Research Shows 22 Percent of Urban Homes in China Are Unoccupied
Chinese President Xi Jinping’s mantra that homes should be for living in is falling on deaf ears, with tens of millions of apartments and houses standing empty across the country.
Soon-to-be-published research will show roughly 22 percent of China’s urban housing stock is unoccupied, according to Professor Gan Li, who runs the main nationwide study. That adds up to more than 50 million empty homes, he said.
The nightmare scenario for policy makers is that owners of unoccupied dwellings rush to sell if cracks start appearing in the property market, causing prices to spiral. The latest data, from a survey in 2017, also suggests Beijing’s efforts to curb property speculation -- considered by leaders a key threat to financial and social stability -- are coming up short.
“There’s no other single country with such a high vacancy rate,” said Gan, of Chengdu’s Southwestern University of Finance and Economics. “Should any crack emerge in the property market, the homes to be offloaded will hit China like a flood.”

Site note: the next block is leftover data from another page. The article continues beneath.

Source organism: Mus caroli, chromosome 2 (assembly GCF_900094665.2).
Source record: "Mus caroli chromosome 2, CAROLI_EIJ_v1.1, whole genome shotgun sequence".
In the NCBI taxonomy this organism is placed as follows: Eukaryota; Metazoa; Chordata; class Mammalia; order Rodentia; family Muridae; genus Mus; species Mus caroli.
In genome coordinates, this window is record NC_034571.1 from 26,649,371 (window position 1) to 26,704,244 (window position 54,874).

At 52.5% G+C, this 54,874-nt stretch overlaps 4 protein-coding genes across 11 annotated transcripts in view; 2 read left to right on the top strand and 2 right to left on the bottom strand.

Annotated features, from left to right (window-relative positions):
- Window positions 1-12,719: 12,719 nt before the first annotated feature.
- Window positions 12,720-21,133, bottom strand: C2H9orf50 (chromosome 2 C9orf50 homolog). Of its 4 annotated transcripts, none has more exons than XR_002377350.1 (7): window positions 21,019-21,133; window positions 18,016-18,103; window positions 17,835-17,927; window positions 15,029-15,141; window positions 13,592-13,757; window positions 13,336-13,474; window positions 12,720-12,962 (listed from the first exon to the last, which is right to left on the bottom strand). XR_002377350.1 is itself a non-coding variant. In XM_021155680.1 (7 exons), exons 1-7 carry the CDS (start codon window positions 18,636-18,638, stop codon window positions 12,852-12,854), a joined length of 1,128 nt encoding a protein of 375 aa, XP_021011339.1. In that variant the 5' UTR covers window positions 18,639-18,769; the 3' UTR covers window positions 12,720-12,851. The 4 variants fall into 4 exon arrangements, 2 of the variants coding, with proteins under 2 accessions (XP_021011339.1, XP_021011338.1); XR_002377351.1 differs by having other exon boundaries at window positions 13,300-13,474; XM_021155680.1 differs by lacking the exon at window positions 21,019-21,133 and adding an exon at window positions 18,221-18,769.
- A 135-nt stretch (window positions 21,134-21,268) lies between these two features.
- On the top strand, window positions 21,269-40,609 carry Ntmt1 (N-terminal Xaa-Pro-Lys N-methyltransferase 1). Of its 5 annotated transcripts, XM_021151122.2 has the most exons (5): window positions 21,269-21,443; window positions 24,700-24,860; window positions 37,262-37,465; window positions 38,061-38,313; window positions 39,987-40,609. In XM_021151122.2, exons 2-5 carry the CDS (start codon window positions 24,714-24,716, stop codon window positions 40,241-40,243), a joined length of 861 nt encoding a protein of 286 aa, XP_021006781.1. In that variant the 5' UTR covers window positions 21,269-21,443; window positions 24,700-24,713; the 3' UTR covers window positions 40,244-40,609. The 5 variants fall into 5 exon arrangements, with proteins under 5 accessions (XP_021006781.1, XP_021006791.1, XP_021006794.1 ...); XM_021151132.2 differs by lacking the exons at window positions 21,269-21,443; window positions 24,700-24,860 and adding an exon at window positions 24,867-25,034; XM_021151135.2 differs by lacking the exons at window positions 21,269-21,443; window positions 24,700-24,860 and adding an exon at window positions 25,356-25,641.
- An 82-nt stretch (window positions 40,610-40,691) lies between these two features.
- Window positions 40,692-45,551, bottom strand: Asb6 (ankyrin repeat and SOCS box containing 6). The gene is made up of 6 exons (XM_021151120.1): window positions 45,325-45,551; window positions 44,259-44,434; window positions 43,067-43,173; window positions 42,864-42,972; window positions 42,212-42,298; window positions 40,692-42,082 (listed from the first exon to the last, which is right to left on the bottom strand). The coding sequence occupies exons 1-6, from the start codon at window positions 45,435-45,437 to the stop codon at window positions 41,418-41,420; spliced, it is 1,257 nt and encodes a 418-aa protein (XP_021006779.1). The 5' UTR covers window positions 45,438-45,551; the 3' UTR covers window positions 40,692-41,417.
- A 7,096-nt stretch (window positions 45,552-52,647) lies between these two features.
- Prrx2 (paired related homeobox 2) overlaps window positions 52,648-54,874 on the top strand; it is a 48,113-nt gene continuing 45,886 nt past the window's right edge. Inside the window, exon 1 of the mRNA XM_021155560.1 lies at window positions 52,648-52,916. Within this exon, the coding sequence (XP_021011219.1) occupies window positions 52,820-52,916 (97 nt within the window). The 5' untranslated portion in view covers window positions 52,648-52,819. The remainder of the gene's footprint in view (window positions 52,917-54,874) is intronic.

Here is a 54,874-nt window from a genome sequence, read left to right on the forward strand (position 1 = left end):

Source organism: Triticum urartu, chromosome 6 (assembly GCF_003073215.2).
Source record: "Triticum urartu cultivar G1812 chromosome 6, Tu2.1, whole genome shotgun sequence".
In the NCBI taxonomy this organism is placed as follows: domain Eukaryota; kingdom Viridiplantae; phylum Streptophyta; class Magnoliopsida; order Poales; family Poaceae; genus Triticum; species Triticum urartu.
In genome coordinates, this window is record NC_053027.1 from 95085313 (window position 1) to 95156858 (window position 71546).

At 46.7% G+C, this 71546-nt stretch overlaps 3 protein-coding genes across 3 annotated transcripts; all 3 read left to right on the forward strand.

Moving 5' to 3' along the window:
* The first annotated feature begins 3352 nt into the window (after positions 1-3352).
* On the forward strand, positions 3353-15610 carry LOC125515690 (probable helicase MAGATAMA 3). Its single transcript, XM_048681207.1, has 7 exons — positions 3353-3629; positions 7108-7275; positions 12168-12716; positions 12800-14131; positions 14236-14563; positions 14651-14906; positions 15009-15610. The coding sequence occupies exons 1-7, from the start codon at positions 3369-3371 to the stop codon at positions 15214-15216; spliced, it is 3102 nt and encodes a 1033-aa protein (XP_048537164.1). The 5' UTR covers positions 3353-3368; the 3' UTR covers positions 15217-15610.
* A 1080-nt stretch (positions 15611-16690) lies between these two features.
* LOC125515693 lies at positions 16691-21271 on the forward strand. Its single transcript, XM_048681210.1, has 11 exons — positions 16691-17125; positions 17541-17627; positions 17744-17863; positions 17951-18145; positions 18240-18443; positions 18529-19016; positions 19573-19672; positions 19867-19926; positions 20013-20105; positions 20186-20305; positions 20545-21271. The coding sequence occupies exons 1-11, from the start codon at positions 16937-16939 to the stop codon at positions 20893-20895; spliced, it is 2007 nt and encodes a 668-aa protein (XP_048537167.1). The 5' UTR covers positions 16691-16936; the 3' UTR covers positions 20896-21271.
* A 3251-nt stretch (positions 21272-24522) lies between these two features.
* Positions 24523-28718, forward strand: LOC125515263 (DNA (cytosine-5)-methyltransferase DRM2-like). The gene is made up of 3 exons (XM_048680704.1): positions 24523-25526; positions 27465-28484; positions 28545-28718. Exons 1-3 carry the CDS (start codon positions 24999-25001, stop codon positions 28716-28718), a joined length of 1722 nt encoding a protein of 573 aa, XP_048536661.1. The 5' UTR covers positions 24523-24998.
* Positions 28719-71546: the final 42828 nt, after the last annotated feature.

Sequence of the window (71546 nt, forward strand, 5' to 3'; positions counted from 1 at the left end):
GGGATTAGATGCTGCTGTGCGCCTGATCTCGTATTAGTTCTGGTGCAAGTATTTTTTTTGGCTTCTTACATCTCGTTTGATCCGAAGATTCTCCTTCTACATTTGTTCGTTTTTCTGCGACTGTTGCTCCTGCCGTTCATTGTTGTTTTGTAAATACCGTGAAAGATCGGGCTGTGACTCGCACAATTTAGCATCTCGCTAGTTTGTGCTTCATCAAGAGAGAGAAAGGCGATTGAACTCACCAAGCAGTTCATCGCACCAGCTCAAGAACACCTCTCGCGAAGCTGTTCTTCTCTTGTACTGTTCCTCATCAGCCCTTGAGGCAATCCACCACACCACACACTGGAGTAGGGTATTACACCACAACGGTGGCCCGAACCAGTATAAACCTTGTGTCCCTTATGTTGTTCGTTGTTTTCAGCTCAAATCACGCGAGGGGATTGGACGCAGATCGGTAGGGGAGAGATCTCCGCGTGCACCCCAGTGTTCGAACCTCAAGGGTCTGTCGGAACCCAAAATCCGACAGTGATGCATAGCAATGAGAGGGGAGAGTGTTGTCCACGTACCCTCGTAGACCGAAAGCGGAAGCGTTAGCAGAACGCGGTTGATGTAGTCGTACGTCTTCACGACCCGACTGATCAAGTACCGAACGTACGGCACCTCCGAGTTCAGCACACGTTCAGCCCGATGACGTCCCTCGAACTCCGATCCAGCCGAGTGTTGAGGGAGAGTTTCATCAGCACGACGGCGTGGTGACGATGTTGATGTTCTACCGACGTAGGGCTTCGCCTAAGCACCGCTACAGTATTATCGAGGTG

One solution that the government could use is property or vacancy taxes to try to counter the issue, but neither appears imminent and some researchers, including Gan, say what actually counts as vacant could be tricky to determine.
Holiday homes and the empty dwellings of migrants seeking work elsewhere account for some of the deserted properties, but purchases for investment are a key factor keeping the vacancy rate high, according to Gan. That’s despite curbs across the country meant to discourage buying of multiple dwellings.
There’s an economic cost to vacancies too because they’re a drag on supply, which puts upward pressure on prices and crowds young buyers out of the market, according to Kaiji Chen, who co-authored a Federal Reserve Bank of St. Louis working paper called “The Great Housing Boom of China.”
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